JOINT BASE LEWIS-McCHORD, Wash. — Starting Monday, Staff Sgt. Robert Bales will hear details of the military prosecutors’ case against him regarding a deadly shooting spree in Afghanistan in March.
Sixteen civilian villagers died in the rampage, and six others were injured.
On the night of the shooting, Bales was seen leaving a small base in Afghanistan’s Kandahar province alone. He later returned and turned himself in to fellow soldiers. Bales allegedly told his roommate at the base that he’d been killing Afghan civilians, but his attorney, John Henry Browne, denies this.
Bales is charged with 16 counts of premeditated murder, six counts of attempted murder and seven counts of assault. He’s also charged with illicit use of alcohol and steroids.
Browne said the steroid use will be a key factor in his client’s defense. “Steroid use is going to be an issue in this case, especially where Sgt. Bales got steroids and how he got steroids,” Browne told CNN last spring.
The hearing, called an Article 32 hearing, is expected to last two weeks. Article 32 is the section of the military code of justice that dictates how it works. It’s sort of a combination of a grand jury hearing and a preliminary hearing in a civilian criminal case. But there are significant differences.
For instance, there will be significant testimony from many of the potential witnesses in the case, and unlike in a grand jury case, Bales and his attorney will be there and able to cross-examine the witnesses against him or even present witnesses of their own.
This Article 32 hearing will be even more unusual in that the courtroom at Joint Base Lewis-McChord, Washington, where Bales is being held, will be linked by satellite to Afghanistan, where some of the witnesses will testify by teleconference.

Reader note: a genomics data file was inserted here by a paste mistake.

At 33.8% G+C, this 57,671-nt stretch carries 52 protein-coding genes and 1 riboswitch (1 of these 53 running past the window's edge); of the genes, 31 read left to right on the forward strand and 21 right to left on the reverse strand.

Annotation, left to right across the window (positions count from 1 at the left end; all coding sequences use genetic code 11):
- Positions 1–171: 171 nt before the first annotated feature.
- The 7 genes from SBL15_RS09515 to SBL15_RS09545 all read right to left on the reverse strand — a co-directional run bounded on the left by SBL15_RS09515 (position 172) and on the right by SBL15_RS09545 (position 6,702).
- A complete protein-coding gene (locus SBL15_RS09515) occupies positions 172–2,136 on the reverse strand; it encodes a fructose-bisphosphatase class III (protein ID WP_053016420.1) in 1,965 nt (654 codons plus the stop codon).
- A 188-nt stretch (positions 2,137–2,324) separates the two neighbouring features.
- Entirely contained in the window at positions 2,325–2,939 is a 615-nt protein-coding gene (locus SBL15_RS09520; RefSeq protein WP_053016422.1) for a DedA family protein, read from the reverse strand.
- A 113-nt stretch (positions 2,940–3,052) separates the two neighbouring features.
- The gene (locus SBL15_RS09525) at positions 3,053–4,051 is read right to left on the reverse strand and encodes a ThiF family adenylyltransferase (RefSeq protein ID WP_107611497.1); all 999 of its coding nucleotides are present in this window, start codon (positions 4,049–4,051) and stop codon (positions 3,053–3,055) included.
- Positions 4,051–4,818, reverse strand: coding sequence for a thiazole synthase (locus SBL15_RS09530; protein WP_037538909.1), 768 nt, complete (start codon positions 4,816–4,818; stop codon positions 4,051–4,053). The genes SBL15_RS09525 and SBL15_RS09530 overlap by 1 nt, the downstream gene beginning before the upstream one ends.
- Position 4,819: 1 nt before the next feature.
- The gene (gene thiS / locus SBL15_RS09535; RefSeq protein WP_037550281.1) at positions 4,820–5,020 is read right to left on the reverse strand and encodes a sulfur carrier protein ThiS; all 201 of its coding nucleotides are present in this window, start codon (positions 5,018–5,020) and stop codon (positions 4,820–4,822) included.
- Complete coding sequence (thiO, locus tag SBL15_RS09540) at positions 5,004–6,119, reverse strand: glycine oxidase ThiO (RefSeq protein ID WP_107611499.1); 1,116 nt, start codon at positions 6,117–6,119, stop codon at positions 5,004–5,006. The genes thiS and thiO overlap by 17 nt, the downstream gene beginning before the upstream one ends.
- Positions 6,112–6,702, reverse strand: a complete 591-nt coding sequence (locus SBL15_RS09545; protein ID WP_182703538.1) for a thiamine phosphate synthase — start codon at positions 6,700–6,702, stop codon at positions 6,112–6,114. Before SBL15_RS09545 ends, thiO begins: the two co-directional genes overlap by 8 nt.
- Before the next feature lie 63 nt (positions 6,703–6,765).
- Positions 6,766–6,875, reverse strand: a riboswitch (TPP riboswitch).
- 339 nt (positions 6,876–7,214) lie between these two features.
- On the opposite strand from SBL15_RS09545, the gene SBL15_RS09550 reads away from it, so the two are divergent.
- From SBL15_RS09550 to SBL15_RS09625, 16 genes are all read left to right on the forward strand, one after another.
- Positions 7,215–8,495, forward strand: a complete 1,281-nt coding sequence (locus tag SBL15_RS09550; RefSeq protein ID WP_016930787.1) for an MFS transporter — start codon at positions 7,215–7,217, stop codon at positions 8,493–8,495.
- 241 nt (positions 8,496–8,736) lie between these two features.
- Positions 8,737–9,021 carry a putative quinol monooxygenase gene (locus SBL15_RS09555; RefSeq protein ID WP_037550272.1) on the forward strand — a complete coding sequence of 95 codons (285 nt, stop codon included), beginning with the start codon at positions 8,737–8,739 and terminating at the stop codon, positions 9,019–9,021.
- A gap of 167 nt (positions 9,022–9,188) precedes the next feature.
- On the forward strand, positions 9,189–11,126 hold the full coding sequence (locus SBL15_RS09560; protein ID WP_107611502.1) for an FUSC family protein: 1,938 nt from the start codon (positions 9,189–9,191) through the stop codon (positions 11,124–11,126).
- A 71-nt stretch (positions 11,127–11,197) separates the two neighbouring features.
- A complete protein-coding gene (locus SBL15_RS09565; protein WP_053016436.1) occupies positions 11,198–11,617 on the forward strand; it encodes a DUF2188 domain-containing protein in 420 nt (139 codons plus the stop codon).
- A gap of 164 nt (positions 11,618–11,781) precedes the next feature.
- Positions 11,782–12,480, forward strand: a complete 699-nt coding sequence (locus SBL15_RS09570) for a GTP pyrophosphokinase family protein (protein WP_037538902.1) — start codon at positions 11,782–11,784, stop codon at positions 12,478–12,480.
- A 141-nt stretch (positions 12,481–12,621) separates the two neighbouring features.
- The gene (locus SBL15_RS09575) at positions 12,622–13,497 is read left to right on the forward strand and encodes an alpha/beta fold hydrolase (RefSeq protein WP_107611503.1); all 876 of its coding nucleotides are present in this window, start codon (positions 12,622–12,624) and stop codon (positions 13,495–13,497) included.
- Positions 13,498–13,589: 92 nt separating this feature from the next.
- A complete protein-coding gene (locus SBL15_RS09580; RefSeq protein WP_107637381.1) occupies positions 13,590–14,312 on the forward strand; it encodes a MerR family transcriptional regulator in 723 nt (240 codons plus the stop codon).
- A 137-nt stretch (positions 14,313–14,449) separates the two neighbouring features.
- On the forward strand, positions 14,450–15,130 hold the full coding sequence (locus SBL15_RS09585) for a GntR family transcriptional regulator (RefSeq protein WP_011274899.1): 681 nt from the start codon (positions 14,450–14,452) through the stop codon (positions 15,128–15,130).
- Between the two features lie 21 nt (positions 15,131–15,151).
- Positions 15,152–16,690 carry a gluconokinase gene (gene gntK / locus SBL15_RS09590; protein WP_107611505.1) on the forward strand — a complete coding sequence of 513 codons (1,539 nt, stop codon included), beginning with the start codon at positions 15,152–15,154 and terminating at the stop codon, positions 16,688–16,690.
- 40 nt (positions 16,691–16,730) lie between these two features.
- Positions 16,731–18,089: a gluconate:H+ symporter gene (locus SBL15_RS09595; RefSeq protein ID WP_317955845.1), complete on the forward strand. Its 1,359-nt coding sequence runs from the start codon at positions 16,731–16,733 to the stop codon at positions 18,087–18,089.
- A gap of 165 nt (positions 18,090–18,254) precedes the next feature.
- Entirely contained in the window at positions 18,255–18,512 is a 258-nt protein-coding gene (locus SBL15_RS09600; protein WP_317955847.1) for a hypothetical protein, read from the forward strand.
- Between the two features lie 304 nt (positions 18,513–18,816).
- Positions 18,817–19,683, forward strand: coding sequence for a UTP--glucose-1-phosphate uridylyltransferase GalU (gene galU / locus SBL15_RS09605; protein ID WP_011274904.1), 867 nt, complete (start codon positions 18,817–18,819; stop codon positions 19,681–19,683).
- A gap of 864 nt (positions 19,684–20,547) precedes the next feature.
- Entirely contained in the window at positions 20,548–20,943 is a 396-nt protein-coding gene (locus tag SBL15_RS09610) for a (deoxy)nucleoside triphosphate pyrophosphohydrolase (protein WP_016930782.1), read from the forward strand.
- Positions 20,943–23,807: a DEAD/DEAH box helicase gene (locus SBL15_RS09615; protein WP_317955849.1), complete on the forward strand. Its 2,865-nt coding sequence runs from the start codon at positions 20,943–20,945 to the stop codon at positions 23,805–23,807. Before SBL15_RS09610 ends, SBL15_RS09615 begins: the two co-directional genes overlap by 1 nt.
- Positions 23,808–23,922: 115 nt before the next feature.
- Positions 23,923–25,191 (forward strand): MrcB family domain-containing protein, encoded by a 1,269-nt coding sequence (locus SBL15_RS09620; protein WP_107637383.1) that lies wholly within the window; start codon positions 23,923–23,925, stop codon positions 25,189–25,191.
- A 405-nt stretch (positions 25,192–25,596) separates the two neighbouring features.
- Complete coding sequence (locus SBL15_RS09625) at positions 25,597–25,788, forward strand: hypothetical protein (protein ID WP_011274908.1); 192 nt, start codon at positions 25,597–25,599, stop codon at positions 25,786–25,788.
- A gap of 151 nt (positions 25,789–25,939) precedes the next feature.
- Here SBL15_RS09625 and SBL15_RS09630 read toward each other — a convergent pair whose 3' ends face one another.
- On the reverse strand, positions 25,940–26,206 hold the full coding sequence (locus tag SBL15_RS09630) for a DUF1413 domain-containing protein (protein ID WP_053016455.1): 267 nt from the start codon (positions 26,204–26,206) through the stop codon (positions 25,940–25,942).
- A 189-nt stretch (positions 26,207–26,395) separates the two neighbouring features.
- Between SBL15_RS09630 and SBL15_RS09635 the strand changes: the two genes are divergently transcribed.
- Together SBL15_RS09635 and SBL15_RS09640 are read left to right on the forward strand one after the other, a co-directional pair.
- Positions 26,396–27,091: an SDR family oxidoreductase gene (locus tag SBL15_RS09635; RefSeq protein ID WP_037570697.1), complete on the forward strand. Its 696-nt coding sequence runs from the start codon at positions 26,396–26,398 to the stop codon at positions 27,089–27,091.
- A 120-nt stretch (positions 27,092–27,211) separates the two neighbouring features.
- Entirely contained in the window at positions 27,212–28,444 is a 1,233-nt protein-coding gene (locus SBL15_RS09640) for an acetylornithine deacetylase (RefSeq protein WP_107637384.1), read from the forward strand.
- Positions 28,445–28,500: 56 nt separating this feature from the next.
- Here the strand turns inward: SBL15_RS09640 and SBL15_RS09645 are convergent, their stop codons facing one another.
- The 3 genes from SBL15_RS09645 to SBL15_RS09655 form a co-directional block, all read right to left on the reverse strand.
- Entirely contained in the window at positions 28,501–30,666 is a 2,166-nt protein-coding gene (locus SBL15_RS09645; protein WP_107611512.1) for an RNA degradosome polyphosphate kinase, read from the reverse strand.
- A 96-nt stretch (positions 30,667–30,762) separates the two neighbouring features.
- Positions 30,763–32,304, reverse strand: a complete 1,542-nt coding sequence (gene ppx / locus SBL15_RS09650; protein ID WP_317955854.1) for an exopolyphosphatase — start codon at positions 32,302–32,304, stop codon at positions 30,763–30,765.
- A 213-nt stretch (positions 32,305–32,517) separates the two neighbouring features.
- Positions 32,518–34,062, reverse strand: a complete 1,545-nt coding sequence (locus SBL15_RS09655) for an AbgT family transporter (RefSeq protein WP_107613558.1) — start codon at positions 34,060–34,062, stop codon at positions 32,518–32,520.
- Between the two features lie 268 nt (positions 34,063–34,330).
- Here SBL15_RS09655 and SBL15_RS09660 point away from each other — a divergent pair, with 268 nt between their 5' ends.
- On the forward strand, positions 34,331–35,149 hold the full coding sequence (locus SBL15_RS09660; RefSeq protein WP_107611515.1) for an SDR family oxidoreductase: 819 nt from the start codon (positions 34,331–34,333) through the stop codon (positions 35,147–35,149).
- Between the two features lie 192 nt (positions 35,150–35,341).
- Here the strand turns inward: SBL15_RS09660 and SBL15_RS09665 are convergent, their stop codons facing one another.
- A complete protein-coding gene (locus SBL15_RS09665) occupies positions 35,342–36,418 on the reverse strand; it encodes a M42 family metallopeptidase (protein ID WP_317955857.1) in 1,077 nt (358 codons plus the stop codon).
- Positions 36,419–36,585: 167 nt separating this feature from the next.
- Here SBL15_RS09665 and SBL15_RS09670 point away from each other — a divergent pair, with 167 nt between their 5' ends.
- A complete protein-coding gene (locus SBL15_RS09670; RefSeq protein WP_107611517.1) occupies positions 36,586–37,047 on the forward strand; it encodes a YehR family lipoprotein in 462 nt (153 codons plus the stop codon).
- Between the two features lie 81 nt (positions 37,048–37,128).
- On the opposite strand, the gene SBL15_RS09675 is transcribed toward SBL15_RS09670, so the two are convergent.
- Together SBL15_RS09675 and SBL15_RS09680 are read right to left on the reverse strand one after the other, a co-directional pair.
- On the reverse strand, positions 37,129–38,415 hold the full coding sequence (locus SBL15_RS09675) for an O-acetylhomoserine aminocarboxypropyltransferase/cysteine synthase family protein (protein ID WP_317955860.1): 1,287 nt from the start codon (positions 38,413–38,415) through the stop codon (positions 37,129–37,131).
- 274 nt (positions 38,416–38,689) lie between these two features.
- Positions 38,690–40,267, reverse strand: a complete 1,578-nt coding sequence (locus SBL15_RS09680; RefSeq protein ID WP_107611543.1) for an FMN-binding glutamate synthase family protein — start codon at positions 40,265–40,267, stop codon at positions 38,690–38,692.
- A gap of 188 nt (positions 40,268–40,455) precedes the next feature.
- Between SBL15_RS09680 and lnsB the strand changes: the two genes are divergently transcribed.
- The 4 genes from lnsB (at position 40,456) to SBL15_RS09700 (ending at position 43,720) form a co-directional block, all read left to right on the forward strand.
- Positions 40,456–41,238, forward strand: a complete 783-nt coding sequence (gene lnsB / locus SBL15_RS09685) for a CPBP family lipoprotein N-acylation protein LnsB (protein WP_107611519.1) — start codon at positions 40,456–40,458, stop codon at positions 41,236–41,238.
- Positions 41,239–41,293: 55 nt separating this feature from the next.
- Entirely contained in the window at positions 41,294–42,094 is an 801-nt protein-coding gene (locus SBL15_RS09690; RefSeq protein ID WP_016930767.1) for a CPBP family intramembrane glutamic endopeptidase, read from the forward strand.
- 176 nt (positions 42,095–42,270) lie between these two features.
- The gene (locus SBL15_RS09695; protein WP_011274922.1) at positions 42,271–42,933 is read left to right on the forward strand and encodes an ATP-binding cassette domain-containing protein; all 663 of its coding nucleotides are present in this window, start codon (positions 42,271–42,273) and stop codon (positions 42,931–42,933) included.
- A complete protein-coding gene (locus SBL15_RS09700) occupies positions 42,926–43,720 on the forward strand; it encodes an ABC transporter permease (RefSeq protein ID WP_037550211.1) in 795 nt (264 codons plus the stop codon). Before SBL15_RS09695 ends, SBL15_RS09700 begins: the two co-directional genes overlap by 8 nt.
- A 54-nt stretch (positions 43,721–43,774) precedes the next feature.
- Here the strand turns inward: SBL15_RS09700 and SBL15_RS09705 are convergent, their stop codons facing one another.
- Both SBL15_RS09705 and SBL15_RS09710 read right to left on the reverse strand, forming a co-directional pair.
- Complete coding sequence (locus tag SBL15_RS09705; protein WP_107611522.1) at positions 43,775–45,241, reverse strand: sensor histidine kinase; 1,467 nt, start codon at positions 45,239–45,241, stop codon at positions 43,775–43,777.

On some days, the hearing in Washington state won’t even begin until dinner time, when the day is just beginning on the other side of the world in Afghanistan.
In one other difference from civilian court, the person who acts as the judge in the case will not make a decision about whether the case should go to trial in a court-martial. He or she will make a recommendation to the officer who ordered that the hearing be held. That person will decide which, if any, charges Bales will face at trial and also whether prosecutors will pursue the death penalty in the case.
Following Afghan tradition, the 16 victims were buried soon after the deaths, before any autopsy could be done. Some legal experts have told CNN that could present a difficulty for prosecutors. But there were photographs taken of the victims and survivors who saw it happen. Also, if any rounds were recovered from the scene and matched his weapon, they could be used as evidence against Bales.
The attack triggered protests in Afghanistan and Pakistan and condemnation from Afghan President Karzai and President Barack Obama. The Taliban threatened revenge.
In an exclusive interview with CNN, a Taliban commander said, “We don’t think that one American soldier was involved in the attack. The foreigners and the puppet regime are blind to the truth of what happened there. But if this was the act of one soldier we want this soldier to be prosecuted in Afghanistan and according to Islamic law.”